Even at its most experimental, Climate Of Hunter is in many ways more accessible and 'pop' than his material on Nite Flights. Rather than the musical direction picking up from 'The Electrician', it's as though he picked up from 'Shutout' and 'Nite Flights' instead. Which could've produced a throughly brilliant work except that, oops, this record was made in the 1980s and thus has that hideous 80s production style and flat/digital drum sound that make me wince. Were it recorded immediately after Nite Flights or with a different record label, Climate Of Hunter would undoubtedly be more interesting. Walker's lyrics may be as brilliant as ever, but unfortunately, by and large Climate Of Hunter is one of those cases where something sounded cutting edge and weird upon its release but seems dated and flat when heard today. 

Now, I did refer to this album in the first paragraph above as being one of "the most unique, arguably innovative, and experimental records of its (or any) era", and I still mean that. It doesn't mean it's a particularly great record, besides which, the state of creativity in 80s music, pop or otherwise, was so abysmal that it's still, at the very least, more interesting than most of its contemporaries. Keep in mind that in 1984 former creative contemporaries of Walker's had been all but subdued by the contentment and lack-of-ambition which infected many former innovators in their transition from the 70s to the 80s. In Bowie's case, he became one of the embodiments of 1980s vaguely danceable pop music (that said, ironically, I think 'Let's Dance' is the best song Bowie ever did). In Eno's case, he retreated entirely from his astonishing 70s art/experimental pop records into enjoyable-but-forgettable ambient albums and a flourishing career as producer. In Walker's case...well, he tries to have it both ways. I doubt any other album from the 80s has guest appearances from Billy Ocean and Mark Knopfler...and a free-jazz saxophonist (Evan Parker).

All of this is a long way of saying, Climate Of Hunter has aged poorly but not as poorly as other 80s music. In 2012, it's not enjoyable as pop music (as some of Bowie's 80s material is, say) and it's not weird/experimental enough (as Tom Wait's 80s material is, say) to qualify as anything other than a curio from a fucked up decade. Perhaps a better way of saying it would be, Climate Of Hunter sounds like other 80s music in the broad sense, but very little 80s music really sounds like it where it counts, in the details. It's a record you might listen to a couple times and file away, now having an idea of how he got from there (going further back to his 60s stuff) to here (his nightmare-like soundscapes from his more modern work).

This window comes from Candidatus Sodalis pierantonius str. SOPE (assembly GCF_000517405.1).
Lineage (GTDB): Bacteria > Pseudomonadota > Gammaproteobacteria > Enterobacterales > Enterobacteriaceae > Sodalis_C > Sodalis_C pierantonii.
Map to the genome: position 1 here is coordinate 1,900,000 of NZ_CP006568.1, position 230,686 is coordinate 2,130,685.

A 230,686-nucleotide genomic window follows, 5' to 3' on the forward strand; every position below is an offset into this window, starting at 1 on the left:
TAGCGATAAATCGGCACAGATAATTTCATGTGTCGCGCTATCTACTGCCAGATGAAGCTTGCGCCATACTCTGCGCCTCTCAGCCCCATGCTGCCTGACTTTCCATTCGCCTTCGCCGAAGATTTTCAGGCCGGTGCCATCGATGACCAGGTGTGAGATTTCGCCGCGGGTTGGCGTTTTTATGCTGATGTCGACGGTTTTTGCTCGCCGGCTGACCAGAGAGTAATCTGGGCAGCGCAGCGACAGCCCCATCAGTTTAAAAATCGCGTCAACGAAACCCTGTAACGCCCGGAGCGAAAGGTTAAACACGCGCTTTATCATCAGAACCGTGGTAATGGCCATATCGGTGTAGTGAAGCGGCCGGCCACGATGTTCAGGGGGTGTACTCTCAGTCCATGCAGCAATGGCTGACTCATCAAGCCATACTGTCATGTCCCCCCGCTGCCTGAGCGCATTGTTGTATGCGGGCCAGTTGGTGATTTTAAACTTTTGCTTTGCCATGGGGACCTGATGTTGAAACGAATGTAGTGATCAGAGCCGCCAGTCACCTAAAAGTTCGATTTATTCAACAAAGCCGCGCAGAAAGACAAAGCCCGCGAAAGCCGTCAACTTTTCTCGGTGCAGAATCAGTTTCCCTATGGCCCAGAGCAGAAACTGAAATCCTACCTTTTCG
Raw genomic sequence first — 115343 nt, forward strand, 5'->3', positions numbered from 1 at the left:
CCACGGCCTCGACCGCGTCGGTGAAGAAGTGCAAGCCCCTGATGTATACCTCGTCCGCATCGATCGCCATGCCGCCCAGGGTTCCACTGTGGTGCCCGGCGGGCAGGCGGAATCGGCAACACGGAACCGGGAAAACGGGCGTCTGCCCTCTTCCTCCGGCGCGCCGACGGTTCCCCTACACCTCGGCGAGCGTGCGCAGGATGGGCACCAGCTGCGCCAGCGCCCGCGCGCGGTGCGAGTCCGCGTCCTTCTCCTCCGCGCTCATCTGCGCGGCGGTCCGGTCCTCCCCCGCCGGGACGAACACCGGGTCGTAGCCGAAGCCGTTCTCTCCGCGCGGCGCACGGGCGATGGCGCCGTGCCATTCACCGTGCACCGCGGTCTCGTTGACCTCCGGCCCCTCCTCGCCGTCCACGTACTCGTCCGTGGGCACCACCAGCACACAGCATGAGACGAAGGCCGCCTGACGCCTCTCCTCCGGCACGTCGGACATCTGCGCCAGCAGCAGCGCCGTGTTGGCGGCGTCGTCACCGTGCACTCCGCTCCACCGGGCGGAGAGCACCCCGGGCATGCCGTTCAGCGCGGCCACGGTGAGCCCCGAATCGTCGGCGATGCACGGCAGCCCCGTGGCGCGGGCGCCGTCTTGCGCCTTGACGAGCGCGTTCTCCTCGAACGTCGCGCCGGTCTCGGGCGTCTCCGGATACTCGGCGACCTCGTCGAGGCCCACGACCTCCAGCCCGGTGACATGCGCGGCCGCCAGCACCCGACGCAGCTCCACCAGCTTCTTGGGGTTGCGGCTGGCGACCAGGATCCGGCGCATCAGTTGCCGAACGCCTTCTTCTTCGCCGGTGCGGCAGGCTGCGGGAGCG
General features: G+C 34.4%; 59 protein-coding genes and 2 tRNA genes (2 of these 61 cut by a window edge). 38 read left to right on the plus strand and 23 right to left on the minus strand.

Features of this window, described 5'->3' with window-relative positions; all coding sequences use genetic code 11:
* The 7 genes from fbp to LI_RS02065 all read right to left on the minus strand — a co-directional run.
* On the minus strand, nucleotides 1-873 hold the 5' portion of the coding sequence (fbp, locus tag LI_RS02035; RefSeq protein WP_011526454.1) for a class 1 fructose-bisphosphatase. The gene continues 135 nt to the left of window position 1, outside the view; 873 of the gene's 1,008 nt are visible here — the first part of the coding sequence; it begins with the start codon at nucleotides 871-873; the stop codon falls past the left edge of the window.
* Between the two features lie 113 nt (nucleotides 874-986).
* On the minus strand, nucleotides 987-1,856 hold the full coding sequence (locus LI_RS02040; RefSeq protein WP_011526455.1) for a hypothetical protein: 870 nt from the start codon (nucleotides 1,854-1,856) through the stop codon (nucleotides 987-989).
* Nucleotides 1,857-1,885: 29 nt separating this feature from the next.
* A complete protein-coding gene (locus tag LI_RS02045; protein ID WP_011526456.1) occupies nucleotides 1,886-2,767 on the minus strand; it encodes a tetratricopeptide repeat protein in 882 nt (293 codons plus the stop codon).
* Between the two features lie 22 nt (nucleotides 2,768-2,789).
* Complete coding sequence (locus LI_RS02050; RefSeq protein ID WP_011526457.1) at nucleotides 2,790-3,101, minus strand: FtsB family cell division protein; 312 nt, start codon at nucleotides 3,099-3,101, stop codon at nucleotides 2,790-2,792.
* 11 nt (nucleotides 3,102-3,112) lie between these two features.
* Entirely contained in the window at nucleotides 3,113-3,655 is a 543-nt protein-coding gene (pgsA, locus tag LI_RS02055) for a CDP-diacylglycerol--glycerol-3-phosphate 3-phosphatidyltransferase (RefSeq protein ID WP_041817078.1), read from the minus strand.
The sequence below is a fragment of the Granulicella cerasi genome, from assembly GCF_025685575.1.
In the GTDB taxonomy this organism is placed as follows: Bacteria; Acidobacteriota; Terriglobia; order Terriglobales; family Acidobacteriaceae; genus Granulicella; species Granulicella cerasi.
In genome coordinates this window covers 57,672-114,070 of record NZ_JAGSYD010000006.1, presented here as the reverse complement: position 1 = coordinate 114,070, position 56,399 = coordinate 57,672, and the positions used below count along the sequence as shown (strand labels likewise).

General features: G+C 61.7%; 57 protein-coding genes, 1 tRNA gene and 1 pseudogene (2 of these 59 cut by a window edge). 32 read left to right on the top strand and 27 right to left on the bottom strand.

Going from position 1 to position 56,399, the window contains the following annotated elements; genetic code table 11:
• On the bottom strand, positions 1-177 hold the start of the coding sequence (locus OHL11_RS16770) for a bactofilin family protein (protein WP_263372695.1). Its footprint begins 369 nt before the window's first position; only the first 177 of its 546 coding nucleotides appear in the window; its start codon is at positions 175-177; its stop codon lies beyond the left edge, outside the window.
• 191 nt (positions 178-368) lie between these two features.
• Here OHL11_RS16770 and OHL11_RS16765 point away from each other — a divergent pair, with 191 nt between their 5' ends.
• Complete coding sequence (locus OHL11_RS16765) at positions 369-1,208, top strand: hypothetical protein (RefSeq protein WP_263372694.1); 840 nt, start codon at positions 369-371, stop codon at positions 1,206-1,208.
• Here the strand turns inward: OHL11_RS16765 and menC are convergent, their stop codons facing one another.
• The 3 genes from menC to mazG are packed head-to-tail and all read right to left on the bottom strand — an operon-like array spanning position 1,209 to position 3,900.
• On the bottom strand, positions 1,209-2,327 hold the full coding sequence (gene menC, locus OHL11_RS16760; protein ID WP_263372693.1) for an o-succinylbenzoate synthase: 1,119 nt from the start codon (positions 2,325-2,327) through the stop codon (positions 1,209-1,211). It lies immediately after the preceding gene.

Wednesday, January 25, 2012

An Important Announcement

By now you've noticed that there was no Weekly Whiskey episode this week, and that in general, Whiskey Pie has been seeing progressively less and less content over the past few months. There are many reasons for both of these situations though I'll spare you all the very personal ones that don't relate to the blog or my writing. Feel free to invent your own, too. I'll get to the point of this announcement in a bit. Just allow me some reflecting and explaining where I'm coming from first. Oh, allow me to go ahead and say "no, I'm not shutting down Whiskey Pie." Though the notion did cross my mind a few times over the past couple weeks.


I'm tremendously proud of the work I've done on Whiskey Pie over the past four years. I know it's a cliche, but I can't believe it's really been that long. I started this in...2008? Really? It's still a little surreal to me to think I've been semi-consistently updating a blog for longer than I went to high school or college. It's not even so much the fact I've stuck with this blog for so long, it's that I can look back on 90% of the writing I've done for this blog and I'm still pleased with it. I had written about music for six years, off and on since high school, before starting this blog and I really don't think I managed to produce quality work on a regular basis until I was doing Whiskey Pie.

The irony is that I think since those wild days of high school/college papers and pre-Whiskey Pie were more fun, for lack of a better term. This is something that occurred to me when I was editing Annotated Whiskey: Collected Pie Volume 1 (available now from Amazon!), too, though at that point it felt like  this was a positive change. Certainly my writing has become more polished and professional since starting Whiskey Pie, but it had also lost some of that spark of personality and "fun" in the bargain. My reviews now are perfectly fine. And that's the problem.

Well, that's two problems.